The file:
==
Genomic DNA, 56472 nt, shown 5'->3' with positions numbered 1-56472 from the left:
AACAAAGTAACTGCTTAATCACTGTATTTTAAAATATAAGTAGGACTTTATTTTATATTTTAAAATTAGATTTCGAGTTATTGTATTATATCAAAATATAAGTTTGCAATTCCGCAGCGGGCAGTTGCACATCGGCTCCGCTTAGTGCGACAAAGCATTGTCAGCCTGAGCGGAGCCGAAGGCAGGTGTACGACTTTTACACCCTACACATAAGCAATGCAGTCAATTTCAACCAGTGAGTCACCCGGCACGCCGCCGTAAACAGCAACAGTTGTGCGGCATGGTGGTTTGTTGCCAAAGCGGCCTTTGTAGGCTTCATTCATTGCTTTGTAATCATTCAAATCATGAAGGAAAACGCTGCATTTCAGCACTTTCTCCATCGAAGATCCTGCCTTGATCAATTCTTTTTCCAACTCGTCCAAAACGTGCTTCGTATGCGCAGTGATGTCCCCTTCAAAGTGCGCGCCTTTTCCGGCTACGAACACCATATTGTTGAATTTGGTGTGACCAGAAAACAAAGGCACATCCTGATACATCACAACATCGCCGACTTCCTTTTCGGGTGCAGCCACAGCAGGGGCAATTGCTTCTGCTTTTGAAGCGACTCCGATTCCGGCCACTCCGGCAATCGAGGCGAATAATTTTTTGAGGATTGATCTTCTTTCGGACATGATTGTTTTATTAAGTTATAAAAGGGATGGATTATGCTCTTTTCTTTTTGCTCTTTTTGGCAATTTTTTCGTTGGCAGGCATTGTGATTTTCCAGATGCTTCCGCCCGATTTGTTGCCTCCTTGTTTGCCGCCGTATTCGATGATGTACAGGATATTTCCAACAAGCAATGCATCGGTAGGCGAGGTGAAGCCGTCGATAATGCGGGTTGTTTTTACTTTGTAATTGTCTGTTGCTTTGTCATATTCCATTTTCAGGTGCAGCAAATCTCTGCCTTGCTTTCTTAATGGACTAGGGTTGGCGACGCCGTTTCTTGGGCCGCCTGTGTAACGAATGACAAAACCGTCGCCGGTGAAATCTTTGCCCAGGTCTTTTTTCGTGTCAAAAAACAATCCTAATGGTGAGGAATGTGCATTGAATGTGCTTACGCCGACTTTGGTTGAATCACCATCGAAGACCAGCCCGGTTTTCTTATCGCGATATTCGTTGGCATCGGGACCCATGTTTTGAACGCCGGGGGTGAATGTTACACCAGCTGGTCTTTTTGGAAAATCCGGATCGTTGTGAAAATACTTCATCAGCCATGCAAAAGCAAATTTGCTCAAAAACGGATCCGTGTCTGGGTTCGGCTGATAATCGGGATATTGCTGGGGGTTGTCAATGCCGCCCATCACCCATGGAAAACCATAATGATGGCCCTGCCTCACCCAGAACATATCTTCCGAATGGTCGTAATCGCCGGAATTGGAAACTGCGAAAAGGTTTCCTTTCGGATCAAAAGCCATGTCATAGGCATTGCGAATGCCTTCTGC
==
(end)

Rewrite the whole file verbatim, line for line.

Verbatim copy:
Genomic DNA, 56472 nt, shown 5'->3' with positions numbered 1-56472 from the left:
AACAAAGTAACTGCTTAATCACTGTATTTTAAAATATAAGTAGGACTTTATTTTATATTTTAAAATTAGATTTCGAGTTATTGTATTATATCAAAATATAAGTTTGCAATTCCGCAGCGGGCAGTTGCACATCGGCTCCGCTTAGTGCGACAAAGCATTGTCAGCCTGAGCGGAGCCGAAGGCAGGTGTACGACTTTTACACCCTACACATAAGCAATGCAGTCAATTTCAACCAGTGAGTCACCCGGCACGCCGCCGTAAACAGCAACAGTTGTGCGGCATGGTGGTTTGTTGCCAAAGCGGCCTTTGTAGGCTTCATTCATTGCTTTGTAATCATTCAAATCATGAAGGAAAACGCTGCATTTCAGCACTTTCTCCATCGAAGATCCTGCCTTGATCAATTCTTTTTCCAACTCGTCCAAAACGTGCTTCGTATGCGCAGTGATGTCCCCTTCAAAGTGCGCGCCTTTTCCGGCTACGAACACCATATTGTTGAATTTGGTGTGACCAGAAAACAAAGGCACATCCTGATACATCACAACATCGCCGACTTCCTTTTCGGGTGCAGCCACAGCAGGGGCAATTGCTTCTGCTTTTGAAGCGACTCCGATTCCGGCCACTCCGGCAATCGAGGCGAATAATTTTTTGAGGATTGATCTTCTTTCGGACATGATTGTTTTATTAAGTTATAAAAGGGATGGATTATGCTCTTTTCTTTTTGCTCTTTTTGGCAATTTTTTCGTTGGCAGGCATTGTGATTTTCCAGATGCTTCCGCCCGATTTGTTGCCTCCTTGTTTGCCGCCGTATTCGATGATGTACAGGATATTTCCAACAAGCAATGCATCGGTAGGCGAGGTGAAGCCGTCGATAATGCGGGTTGTTTTTACTTTGTAATTGTCTGTTGCTTTGTCATATTCCATTTTCAGGTGCAGCAAATCTCTGCCTTGCTTTCTTAATGGACTAGGGTTGGCGACGCCGTTTCTTGGGCCGCCTGTGTAACGAATGACAAAACCGTCGCCGGTGAAATCTTTGCCCAGGTCTTTTTTCGTGTCAAAAAACAATCCTAATGGTGAGGAATGTGCATTGAATGTGCTTACGCCGACTTTGGTTGAATCACCATCGAAGACCAGCCCGGTTTTCTTATCGCGATATTCGTTGGCATCGGGACCCATGTTTTGAACGCCGGGGGTGAATGTTACACCAGCTGGTCTTTTTGGAAAATCCGGATCGTTGTGAAAATACTTCATCAGCCATGCAAAAGCAAATTTGCTCAAAAACGGATCCGTGTCTGGGTTCGGCTGATAATCGGGATATTGCTGGGGGTTGTCAATGCCGCCCATCACCCATGGAAAACCATAATGATGGCCCTGCCTCACCCAGAACATATCTTCCGAATGGTCGTAATCGCCGGAATTGGAAACTGCGAAAAGGTTTCCTTTCGGATCAAAAGCCATGTCATAGGCATTGCGAATGCCTTCTGC